Which library do you recommend to add OSC communication to p5js?


I want to add Open Sound Control (OSC) communication to my p5js sketches. Which library do you recommend for this purpose?

Thank you.

Do you need more than this: https://p5js.org/reference/#/p5.TriOsc

Open Sound Control is not about creating sound waves with oscillators. It’s about sending messages from computer to computer.

I couldn’t find a solution without using Node.js. I have node-osc functioning now. I couldn’t make it to run so I looked for some help from IAs. ChatGPT was useless but Claude 3 (Sonnet) was really useful and explained things quite well.

right, there’s no way to send UDP directly from the browser front-end. Sometimes I try to connect directly through websocket (for example running a websocket server on Processing). But this doesn’t work if you already have a toolchain of OSC like TouchOSC. I know osc.js tries to bridge them by using OSC protocol on websocket, but still you need node.js in between.

Actually I managed to get OSC messages but not to send them because I can’t make p5js to include the node-osc library into the sketch. The simple use of “import” or “include” is actually quite complicated and Claude was of no help there. How do you include node modules in your sketches?

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I don’t understand the link with the question…

I can run the osc lib from node.js and I could run the example to receive OSC messages into a webpage but I can’t manage to use the lib to send messages from a webpage. Anyone has managed to do it?

Can you post the code? (Node.js and front end)
Otherwise it’s impossible for others to debug it… :cry:

I think the issue is not my code but the library. As I understand, it can only send tcp and not udp and my receiver requires udp. I have requested some clarification from the developer of the osc lib.

I’m glad you are advancing but can you please share some more details, like the code? Otherwise other people have to do a detective job (set up node project with node-osc and try to replicate the problem). Also it would be valuable in the future when someone stumbles upon the same issue. If you are, for example, opening a github issue on the repo, sharing that link here would help a lot, too. Thanks!

I am absolutely not familiar with github versioning and store all my files locally. I understand it’s important to post code here to get help but I think that in this case the issue was in the library. I am now trying to use node-osc instead because it uses the dgram package and is therefore UDP-compatible for sure. I will post my code, either if I stumble on another issue or if I manage to make it run because I think this kind of association between p5js and node libraries should be more accessible to newbies.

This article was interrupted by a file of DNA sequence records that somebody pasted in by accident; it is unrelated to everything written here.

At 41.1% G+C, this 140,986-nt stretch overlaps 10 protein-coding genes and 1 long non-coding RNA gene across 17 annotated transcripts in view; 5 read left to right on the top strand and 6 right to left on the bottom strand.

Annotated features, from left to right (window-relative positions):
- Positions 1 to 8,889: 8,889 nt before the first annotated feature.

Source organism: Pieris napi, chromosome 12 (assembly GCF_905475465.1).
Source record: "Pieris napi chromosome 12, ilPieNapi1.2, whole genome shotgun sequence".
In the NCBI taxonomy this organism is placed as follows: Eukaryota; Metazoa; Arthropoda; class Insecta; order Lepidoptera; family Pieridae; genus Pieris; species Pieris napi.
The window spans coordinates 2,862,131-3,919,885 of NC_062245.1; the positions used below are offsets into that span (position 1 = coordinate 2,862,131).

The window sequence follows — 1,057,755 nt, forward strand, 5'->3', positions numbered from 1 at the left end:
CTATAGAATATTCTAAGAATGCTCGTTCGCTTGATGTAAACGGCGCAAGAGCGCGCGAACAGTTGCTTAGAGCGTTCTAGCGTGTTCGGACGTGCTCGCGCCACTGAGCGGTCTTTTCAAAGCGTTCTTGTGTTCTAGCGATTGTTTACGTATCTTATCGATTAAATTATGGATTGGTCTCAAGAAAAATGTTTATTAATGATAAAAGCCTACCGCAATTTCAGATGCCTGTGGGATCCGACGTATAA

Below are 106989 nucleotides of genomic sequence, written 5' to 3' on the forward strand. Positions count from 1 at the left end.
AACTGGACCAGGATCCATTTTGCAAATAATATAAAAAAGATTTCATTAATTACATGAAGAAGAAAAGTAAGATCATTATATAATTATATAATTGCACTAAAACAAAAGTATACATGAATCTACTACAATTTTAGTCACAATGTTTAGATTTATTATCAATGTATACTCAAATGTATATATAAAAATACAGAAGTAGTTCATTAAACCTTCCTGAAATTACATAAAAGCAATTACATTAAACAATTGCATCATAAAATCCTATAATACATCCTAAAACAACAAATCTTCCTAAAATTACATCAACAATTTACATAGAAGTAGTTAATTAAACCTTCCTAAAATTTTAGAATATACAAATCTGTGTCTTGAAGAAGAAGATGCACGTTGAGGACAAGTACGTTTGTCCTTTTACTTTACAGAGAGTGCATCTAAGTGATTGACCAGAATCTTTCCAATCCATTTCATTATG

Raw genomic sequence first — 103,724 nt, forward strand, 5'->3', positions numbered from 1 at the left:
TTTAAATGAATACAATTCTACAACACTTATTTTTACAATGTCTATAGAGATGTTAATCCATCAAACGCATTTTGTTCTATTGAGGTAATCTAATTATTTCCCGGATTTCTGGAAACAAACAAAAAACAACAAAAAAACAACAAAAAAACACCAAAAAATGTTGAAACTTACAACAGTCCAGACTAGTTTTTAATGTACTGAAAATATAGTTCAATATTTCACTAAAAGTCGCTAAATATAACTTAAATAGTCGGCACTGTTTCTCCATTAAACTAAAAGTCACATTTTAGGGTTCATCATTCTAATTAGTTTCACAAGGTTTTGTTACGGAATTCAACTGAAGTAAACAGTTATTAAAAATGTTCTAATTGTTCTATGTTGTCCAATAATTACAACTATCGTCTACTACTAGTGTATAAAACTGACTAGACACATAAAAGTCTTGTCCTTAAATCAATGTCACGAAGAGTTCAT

So finally, I have managed to make it with node-osc.

My ignorance of some matters led me to seek some help from AI. Again Claude was quite clear but after some requests you have to wait for a few hours so I finished the task with ChatGPT.

I made a simple sketch which sends an OSC message at startup and other ones every time the user clicks the mouse button. Any IP address and port can be selected.

With the command line/terminal, you must go to the folder where the server is, start it with “node .” or “node server.js”. Then open the index.html in the browser.

Here is the server code:

const cors = require("cors");
const express = require("express");
const bodyParser = require("body-parser");
const osc = require("node-osc");

const app = express();
app.use(cors()); // Prevents cross-origin error messages

// Error handling
app.use((err, req, res, next) => {
  res.status(500).send("Something went wrong!");

app.post("/send-osc", (req, res) => {
  const { address, args, remoteAddress, remotePort } = req.body;

  // Validate args is an array
  if (!Array.isArray(args)) {
    return res
      .json({ success: false, error: "Invalid args, should be an array" });

  // Checks port number otherwise sends a message in console
  const port = parseInt(remotePort, 10);
  if (isNaN(port) || port <= 0 || port >= 65536) {
    return res.status(400).json({ success: false, error: "Invalid port" });

  const oscClient = new osc.Client(remoteAddress, port);

  const message = new osc.Message(address);
  args.forEach((arg) => message.append(arg));

  oscClient.send(message, (err) => {
    if (err) {
      console.error("Error while sending OSC message:", err);
      res.status(500).json({ success: false, error: err.message });